Fleet News

Cabriolets show a high residual value

'THE choice on offer in the new car market has grown so much that keeping track of what is available represents a full-time job. For example, according to the CAP New Vehicle Data database there are now 36 different MPVs, of varying sizes, different engines and a multitude of spec combinations.

Another area of growth has been the convertible. There are now 44 different models available and when the variations in engine type and derivatives are added up, it runs into hundreds. The fleet buyer now faces a major task in simply knowing what is on offer.

When choosing cars for fleet, the ideal solution revolves around satisfying the customer and the future second user.

This means understanding what is on offer and what will hold its value. While MPVs have been strong performers in the used market, this has hardly been unexpected given their practicality and image. But perhaps a more surprising development identified by research in the used market is the performance of cabriolets.

It seems the unpredictability of our climate is no barrier to the desire for open top motoring. Looking at the performance of soft tops over the past 12 months, we have identified many which have risen in value, year on year.

Taking some of the best examples, a Mercedes CLK Cabriolet 200 Elegance, on an 01 Y, with 60,000 miles, is this month worth a remarkable £1,300 more than an 00 W this time last year, and identical in every respect. A Volvo C70 T5 Cabriolet has risen, using the same parameters, by £1,100.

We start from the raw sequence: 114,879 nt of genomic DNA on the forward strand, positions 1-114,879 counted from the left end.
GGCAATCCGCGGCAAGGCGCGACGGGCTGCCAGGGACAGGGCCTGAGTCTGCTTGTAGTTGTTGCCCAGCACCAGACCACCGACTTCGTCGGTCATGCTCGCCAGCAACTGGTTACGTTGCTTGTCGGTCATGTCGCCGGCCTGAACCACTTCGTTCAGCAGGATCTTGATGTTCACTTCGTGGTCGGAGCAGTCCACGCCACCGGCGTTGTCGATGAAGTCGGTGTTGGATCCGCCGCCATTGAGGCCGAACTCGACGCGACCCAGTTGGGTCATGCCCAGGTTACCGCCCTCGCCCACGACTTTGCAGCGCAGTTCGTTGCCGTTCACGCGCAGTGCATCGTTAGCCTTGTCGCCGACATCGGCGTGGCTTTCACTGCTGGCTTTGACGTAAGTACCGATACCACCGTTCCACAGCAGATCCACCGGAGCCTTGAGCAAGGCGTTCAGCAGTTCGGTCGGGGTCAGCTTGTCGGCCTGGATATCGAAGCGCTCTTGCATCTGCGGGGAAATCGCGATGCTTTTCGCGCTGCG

Cabriolets may not be the typical fleet vehicle, but this exercise reveals the residual value success that can be achieved by choosing the right cars and disposing at the right time.

Lowdown on new tax rules

There is much comment at the moment about the new DVLA tax rules. These mainly impact on dealers and traders but there are also implications for the fleet industry. The rules are simple, despite the confusion that has apparently arisen, and state that motor traders and dealers are not obliged to register vehicles purchased or taken in part exchange for up to three months from the date they were acquired.

Therefore, there is no need to register them with a 'statutory off-road notice' (SORN) during that time. After three months, however, if the vehicle is still in their possession the law requires that they register themselves as keepers and licence or notify SORN as appropriate.

The implication for the leasing industry is that all documentation must be completed and sent in as required when cars are disposed of.

This also has a knock-on effect for the leasing industry, as disposers must ensure they complete and send in all documentation for any sold vehicles to avoid future confusion as well as smooth out the selling process.'

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